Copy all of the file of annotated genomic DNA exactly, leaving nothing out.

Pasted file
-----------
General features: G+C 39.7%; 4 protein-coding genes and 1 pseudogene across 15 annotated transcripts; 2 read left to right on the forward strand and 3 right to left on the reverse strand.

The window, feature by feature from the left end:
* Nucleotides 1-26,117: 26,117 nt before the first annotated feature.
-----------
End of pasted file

General features: G+C 39.7%; 4 protein-coding genes and 1 pseudogene across 15 annotated transcripts; 2 read left to right on the forward strand and 3 right to left on the reverse strand.

The window, feature by feature from the left end:
* Nucleotides 1-26,117: 26,117 nt before the first annotated feature.